There are serious challenges facing our aging transportation system. If, for example, we are going to reduce congestion and improve safety without increasing taxes or spending, we will need to make existing infrastructure more efficient, allowing it to help facilitate and sustain economic growth.
I was pleased to join Rep. Mike Michaud (D-Maine) in introducing H.R. 763, the Safe and Efficient Transportation Act. SETA would help strengthen our economy by making our interstates safer, less congested and more efficient. It does this by simply allowing safe, more productive trucks to access the interstate highway system.
Generally speaking, only trucks carrying 80,000 pounds or less are legally permitted to operate on interstate highways. These federal weight standards have not been updated since 1982 and they are hurting our environment and economy.
The current weight limit forces many trucks to leave loading docks only partially full. This leads to more trucks on the road, more congestion, more roadway wear and tear and wasted fuel.
SETA would help alleviate these problems by allowing states to raise weight limits from 80,000 pounds to 97,000 pounds — but only for single-trailer trucks equipped with six axles and only on specially designated routes. The sixth axle on these trucks compensates for the additional weight by maintaining braking and handling standards without making the vehicle any bigger or longer.
One of the biggest misunderstandings is that SETA is bad for our local roads. This is a myth, and, unfortunately, just one of many misconceptions being spread about SETA. It is time to set the record straight.
Enacting SETA will actually make our highways safer. The biggest contributor to truck-accident rates is the vehicle miles they travel — not the weight they haul.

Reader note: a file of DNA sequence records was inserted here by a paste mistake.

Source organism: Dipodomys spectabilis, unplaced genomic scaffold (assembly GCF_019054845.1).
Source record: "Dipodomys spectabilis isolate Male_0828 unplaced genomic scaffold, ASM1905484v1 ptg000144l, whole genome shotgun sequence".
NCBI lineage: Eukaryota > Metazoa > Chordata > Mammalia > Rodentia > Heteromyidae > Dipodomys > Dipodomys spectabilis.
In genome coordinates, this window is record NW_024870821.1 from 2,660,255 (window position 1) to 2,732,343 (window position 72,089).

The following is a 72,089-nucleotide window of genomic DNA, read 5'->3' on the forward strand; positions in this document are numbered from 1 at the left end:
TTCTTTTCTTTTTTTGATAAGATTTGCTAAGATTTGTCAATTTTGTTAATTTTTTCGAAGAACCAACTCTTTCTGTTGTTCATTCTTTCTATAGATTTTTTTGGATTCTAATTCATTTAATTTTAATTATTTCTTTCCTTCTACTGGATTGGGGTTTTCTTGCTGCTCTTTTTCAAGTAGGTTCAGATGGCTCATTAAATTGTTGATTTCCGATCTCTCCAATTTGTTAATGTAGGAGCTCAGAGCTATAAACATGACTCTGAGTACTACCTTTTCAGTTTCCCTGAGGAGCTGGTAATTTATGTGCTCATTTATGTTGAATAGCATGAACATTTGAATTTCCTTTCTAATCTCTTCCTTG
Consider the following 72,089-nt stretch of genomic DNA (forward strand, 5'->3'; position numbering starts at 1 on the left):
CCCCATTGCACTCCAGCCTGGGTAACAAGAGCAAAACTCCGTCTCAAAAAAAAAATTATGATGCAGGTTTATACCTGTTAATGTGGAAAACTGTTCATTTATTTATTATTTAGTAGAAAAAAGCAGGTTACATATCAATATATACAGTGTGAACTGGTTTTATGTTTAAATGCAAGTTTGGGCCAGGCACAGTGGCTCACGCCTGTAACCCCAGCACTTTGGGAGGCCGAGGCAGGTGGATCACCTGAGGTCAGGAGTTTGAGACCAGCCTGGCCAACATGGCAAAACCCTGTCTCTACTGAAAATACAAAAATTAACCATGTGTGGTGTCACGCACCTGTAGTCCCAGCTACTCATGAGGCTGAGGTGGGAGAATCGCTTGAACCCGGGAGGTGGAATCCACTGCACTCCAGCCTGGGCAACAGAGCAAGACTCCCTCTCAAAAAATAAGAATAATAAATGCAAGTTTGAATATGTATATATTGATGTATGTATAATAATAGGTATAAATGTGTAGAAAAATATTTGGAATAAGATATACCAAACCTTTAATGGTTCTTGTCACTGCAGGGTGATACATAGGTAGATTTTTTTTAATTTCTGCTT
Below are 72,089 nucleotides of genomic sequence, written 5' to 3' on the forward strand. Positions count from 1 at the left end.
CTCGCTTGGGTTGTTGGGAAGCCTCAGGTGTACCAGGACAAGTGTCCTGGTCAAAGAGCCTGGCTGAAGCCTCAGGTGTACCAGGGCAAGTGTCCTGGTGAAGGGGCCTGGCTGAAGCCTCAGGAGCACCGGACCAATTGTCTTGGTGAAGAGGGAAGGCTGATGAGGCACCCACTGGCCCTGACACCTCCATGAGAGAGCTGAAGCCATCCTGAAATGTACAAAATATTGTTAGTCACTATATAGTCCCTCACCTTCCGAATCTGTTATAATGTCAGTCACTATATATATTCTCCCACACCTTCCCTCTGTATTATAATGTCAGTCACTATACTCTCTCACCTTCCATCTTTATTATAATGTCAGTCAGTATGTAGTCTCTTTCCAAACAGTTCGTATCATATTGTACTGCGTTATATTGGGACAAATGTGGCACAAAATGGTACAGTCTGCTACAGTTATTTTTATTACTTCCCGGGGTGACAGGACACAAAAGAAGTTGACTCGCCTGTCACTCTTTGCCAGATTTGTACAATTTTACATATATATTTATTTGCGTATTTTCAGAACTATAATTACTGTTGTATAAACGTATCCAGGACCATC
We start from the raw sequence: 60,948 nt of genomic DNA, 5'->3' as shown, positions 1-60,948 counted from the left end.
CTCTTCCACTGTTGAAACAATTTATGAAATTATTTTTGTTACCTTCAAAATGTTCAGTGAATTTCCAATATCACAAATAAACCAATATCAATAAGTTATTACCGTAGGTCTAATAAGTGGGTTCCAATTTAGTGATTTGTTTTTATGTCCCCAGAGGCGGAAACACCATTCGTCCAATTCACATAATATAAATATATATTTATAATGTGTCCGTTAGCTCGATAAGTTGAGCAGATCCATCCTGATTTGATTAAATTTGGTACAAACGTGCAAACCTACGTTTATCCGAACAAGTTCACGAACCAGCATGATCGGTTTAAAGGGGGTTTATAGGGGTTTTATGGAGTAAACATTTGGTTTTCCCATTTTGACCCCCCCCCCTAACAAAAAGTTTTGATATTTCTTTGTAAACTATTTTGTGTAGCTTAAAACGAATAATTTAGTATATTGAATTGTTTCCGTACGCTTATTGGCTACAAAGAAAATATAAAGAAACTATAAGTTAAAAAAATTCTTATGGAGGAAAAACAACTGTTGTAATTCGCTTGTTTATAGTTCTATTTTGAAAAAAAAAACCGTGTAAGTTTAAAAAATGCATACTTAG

Since the United Kingdom raised its weight limit to 97,000 pounds for six-axle trucks in 2001, it has experienced exactly what we need here. More freight has been shipped, but vehicle miles traveled have leveled off and fatal truck-related accident rates have declined by 35 percent.
SETA will also help grow our economy by making the shipment of goods more efficient, helping to level the playing field for U.S. companies. One business example speaks volumes about the bill’s potential positive impact. Under full implementation of SETA, MillerCoors would need 2,000 fewer trucks each week to meet current demand, eliminating more than 1 million weekly vehicle miles traveled.
Additionally, the U.S. vehicle weight limit is the lowest of all our major trading partners. Canada, Mexico and most European countries all have higher vehicle weight limits of at least 97,000 pounds — putting the U.S. at a severe productivity disadvantage and complicating cross-border exchange.
And, finally, more efficient truck transportation also has clear environmental benefits. Six-axle trucks carrying 97,000 pounds get 17 percent more ton-miles per gallon than trucks currently on our interstates. SETA will reduce our carbon footprint and allow businesses across the country to immediately minimize their environmental impact. Kraft Foods, for example, would save more than 6 million gallons of fuel nationwide and annually eliminate 73,000 tons of carbon emissions.
Six-axle trucks can safely ship more freight. And they are already in use around the globe. SETA is a safe way to get the most from our highways and promote economic growth at a time when we need it most.
Rep. Jean Schmidt (R-Ohio) is a member of the Transportation and Infrastructure Subcommittee on Highways and Transit.
Vice President Joe Biden waits to conduct a mock swearing-in ceremony with Sen. Brian Schatz, D-Hawaii, in the Capitol's Old Senate Chamber, December 2, 2014. Schatz was sworn in to serve the remainder of his term since he was appointed to the seat after Sen. Daniel Inouye, D-Hawaii, passed away.